The psychiatry and therapy industry is still a place of opportunity for many Argentine students.
CGTN’s Joel Richards reports.
According to Buenos Aires University, Argentina has more psychologists per capita in the world, more than three times Finland, and more than six times the United States
Argentines are open about going to therapy, and though traditional psychoanalysis may be on the wane, psychology is opening up in the workplace and still attracting students.
“Usually, people are not ashamed of telling another person, ‘My therapist said this’ or ‘My psychologist recommended this.’ It is something that usually comes up in conversation,” Rocio Sendra a psychology student said.
Coinciding with the trend toward more psychologists, Argentina is also a country synonymous with a faltering economy. In 2001, a sovereign debt default and a social and political crisis led Argentines to protest and demand the political class must quit.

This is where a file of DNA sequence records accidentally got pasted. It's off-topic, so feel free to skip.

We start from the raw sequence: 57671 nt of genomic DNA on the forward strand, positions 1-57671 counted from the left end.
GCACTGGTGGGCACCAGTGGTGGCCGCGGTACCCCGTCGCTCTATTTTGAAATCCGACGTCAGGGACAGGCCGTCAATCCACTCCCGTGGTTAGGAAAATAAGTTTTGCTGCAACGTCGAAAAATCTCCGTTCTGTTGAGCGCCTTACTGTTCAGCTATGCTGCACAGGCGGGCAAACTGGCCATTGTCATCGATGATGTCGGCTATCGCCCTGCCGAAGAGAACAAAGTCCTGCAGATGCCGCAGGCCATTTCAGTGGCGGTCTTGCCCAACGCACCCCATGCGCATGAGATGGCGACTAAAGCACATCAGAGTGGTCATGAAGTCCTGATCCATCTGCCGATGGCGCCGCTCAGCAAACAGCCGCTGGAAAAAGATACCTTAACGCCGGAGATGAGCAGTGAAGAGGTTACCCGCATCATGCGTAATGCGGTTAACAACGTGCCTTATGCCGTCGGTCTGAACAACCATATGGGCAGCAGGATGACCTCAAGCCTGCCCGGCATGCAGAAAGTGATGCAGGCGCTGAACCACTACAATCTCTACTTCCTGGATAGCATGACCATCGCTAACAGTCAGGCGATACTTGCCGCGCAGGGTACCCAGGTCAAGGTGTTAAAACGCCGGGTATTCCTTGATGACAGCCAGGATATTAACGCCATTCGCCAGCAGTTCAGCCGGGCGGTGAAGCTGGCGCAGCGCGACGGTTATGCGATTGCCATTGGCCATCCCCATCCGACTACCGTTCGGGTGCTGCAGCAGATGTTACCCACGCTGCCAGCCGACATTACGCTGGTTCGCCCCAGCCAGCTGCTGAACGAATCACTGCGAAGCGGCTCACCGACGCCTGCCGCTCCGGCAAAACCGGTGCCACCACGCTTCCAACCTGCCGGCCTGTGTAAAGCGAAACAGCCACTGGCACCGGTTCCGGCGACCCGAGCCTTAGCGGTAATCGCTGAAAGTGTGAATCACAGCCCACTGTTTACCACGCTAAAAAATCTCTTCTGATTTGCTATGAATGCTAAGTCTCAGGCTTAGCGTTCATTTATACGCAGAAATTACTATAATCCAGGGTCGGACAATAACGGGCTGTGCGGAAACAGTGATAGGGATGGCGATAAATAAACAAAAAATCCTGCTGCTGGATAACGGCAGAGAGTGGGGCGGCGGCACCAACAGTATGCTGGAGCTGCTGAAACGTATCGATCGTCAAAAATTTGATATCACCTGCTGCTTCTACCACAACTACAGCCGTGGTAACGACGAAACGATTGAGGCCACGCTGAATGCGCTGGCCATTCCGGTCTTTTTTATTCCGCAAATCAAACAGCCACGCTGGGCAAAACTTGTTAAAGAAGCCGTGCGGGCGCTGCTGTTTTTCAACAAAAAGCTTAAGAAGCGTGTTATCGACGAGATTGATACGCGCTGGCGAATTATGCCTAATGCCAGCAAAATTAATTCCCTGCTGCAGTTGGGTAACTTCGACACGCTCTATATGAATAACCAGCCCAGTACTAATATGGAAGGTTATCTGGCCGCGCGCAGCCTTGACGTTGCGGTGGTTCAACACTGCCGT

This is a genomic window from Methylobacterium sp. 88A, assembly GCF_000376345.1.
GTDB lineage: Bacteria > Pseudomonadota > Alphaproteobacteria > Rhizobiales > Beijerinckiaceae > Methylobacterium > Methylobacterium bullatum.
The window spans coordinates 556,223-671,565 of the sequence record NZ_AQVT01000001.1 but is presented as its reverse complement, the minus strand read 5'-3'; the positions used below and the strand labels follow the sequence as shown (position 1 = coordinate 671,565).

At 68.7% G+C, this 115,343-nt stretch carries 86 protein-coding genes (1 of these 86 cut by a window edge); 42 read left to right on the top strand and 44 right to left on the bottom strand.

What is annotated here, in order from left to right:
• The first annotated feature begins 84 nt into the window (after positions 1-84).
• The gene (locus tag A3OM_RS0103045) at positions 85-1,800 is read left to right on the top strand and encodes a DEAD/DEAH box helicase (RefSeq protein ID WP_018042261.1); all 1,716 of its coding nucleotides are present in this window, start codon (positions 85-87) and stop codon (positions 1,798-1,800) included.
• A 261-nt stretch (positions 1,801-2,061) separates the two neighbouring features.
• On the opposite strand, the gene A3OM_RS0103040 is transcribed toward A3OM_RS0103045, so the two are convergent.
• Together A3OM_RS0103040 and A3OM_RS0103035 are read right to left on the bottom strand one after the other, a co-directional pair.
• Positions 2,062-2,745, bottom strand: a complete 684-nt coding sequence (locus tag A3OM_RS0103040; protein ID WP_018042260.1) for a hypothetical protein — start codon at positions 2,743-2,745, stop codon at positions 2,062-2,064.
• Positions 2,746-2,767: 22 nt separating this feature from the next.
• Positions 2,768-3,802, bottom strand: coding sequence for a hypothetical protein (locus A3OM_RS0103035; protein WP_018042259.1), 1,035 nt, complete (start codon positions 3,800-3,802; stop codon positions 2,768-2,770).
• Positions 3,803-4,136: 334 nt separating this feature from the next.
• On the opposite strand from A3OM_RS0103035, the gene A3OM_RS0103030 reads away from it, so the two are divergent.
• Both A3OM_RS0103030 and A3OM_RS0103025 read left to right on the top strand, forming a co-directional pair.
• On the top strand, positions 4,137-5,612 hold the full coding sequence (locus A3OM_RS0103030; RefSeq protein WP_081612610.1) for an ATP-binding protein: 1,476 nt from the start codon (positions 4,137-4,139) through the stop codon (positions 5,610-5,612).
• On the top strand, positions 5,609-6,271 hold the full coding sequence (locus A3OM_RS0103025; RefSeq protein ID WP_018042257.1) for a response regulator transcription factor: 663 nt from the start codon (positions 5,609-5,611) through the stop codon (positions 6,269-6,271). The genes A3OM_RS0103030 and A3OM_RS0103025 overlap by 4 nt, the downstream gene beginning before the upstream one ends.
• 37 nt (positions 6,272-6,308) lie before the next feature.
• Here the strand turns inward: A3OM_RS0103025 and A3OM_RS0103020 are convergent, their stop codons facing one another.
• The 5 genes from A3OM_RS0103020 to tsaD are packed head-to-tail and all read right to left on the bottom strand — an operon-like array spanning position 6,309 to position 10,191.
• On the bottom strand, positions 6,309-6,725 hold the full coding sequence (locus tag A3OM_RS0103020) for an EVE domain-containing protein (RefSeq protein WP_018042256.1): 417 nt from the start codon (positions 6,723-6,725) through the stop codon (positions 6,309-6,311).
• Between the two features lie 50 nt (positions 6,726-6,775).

“Psychoanalysts were the most important kind of public intellectuals. They were consulted all the time, by the press and on TV, all the discourse dealing with society were losing legitimacy, nobody paid attention to an economist, or to a sociologist, they were all wrong,” Mariano Plotkin, author of ‘Freud in the Pampas’ said.
However, for the average Argentine, therapy remains expensive. Health insurance plans offer limited coverage – high inflation means therapy is something many choose to cut back on. Yet, psychotherapy’s influence remains.
“For me, the important thing about psychology, about going to therapy, is that you have someone you can talk to very honestly about your life, and that helps you think about the things that are important. It also helps you to ask questions about how you want to live your life,” Rocio Sendra another psychology student said.
Albert Brok on Argentina’s psychology industry, culture
Why have Argentines taken to psychology and what does it mean for their economy and society? To learn more about the growing trend, CGTN’s Rachelle Akuffo spoke with psychologist Albert Brok.